This post is part of our series entitled Teaching and Learning During a Pandemic, in which we invite guest authors to reflect on the challenges of the Coronavirus pandemic for teaching and learning. Our guest today is Pasi Sahlberg, Professor of Education Policy at the Gonski Institute at the University of New South Wales in Sydney, Australia. Other posts in the series are compiled here.
So much has been said already about teaching and learning during the Covid-19 pandemic that it is hard to say something new. More focus on social and emotional learning, student and teacher wellbeing, authentic assessments, distance learning with technology, relationships in schools and recess during school days. Fewer high-stakes standardized tests, less unproductive consequential accountability, more direct instruction in school, and less rote textbook learning. All these ideas were presented already before this crisis, but people see that the time is right to transform schools after the pandemic is gone.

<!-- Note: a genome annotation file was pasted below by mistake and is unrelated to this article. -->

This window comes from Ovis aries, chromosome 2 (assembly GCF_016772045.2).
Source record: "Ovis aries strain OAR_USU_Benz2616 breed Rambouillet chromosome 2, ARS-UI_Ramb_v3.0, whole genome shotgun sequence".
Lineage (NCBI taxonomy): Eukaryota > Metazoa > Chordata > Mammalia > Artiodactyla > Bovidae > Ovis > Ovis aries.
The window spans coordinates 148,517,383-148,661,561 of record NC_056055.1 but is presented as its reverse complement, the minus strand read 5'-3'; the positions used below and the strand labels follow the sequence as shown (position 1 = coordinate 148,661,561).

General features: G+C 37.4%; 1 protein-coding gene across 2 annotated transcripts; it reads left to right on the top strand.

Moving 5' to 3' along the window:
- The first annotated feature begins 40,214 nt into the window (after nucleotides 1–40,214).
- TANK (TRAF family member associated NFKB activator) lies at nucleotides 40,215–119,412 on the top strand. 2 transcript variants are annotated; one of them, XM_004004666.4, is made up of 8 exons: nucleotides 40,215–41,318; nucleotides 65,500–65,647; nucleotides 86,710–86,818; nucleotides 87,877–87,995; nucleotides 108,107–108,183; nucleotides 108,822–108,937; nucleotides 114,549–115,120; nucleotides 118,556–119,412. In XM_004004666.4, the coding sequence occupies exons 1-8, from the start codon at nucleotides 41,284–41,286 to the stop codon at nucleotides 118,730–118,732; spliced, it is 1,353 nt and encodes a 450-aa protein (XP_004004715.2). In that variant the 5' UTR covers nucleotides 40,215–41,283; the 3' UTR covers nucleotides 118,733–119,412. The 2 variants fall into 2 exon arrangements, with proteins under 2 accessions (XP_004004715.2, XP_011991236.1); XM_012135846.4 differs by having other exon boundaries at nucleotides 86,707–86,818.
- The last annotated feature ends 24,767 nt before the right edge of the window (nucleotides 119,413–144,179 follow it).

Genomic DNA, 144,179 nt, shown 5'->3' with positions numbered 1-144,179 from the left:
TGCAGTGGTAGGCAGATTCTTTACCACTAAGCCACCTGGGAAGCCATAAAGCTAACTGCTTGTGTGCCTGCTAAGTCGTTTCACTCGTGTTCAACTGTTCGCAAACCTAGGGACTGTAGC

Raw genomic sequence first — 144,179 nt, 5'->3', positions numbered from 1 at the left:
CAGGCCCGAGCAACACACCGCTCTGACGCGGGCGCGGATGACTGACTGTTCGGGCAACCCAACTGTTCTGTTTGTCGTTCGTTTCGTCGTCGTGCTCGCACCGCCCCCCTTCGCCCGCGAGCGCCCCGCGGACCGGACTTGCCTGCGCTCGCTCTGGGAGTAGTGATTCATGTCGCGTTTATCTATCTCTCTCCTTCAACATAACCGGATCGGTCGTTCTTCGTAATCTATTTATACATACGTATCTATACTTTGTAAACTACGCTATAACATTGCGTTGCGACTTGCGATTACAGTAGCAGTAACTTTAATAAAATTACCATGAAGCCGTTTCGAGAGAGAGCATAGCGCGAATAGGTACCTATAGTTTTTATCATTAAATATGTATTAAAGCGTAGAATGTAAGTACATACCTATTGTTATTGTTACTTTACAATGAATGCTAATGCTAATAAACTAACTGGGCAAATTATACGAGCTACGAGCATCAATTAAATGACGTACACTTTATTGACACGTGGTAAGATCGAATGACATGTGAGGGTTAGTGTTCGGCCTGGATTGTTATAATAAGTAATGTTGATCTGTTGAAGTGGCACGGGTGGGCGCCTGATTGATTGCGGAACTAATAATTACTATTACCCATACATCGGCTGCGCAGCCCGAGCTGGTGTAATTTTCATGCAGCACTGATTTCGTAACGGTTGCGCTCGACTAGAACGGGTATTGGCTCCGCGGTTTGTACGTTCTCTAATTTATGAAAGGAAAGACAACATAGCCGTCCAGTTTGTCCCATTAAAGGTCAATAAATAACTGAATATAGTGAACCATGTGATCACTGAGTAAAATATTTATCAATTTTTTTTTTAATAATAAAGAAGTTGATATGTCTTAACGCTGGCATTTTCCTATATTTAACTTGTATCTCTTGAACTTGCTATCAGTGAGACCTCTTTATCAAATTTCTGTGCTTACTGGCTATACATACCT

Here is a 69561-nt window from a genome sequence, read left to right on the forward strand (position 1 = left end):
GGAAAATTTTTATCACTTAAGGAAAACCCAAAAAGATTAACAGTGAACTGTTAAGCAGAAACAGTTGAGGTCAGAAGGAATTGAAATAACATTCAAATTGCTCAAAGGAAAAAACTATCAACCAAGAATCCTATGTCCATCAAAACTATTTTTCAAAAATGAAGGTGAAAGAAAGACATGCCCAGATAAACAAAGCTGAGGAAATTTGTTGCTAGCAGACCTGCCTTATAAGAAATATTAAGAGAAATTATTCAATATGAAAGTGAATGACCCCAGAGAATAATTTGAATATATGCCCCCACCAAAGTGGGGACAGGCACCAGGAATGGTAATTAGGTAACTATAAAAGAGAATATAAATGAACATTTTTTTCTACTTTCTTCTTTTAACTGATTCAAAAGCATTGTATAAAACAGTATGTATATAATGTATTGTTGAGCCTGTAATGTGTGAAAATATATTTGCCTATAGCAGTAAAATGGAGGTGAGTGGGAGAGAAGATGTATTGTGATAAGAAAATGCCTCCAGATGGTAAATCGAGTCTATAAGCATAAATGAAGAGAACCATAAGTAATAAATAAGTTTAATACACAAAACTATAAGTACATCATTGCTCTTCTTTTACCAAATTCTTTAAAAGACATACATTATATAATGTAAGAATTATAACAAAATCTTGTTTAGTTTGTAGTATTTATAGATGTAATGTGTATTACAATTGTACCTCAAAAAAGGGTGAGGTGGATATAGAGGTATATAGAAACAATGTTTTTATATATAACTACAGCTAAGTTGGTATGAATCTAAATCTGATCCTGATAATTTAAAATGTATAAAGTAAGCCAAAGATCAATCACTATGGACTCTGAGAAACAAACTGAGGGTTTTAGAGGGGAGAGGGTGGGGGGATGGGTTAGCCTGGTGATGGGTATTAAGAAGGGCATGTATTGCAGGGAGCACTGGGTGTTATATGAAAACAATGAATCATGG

Rather than add more to the already exhaustive list of ideas for schools post-pandemic, I want to suggest five things that we should not do when schools re-open. These five things are collected from my numerous conversations and debates during the past few months about the implications of the Covid-19 pandemic for schools, teachers, students and parents. My basic assumption is that schools change slowly, even when pressured by external shocks like the pandemic. I think that the underlying emotion in this devastating turmoil, which by now has affected healthcare, education, economic systems, and the daily lives of billions of people, is fear.
Many are afraid losing their health, the lives of loved ones, their jobs, their dreams, and their futures. What most parents probably expect from schools now is safety and stability, not revolution or change. I like many others think that now is the time to reimagine schools. But I am afraid that making these dreams come true at scale will be very difficult. But if real change is to have any chance, I offer these five suggestions of what not to do. I have long believed that in education policymaking what we stop doing is as important as what we should do. In this playful spirit I offer the following ‘5 Don’ts.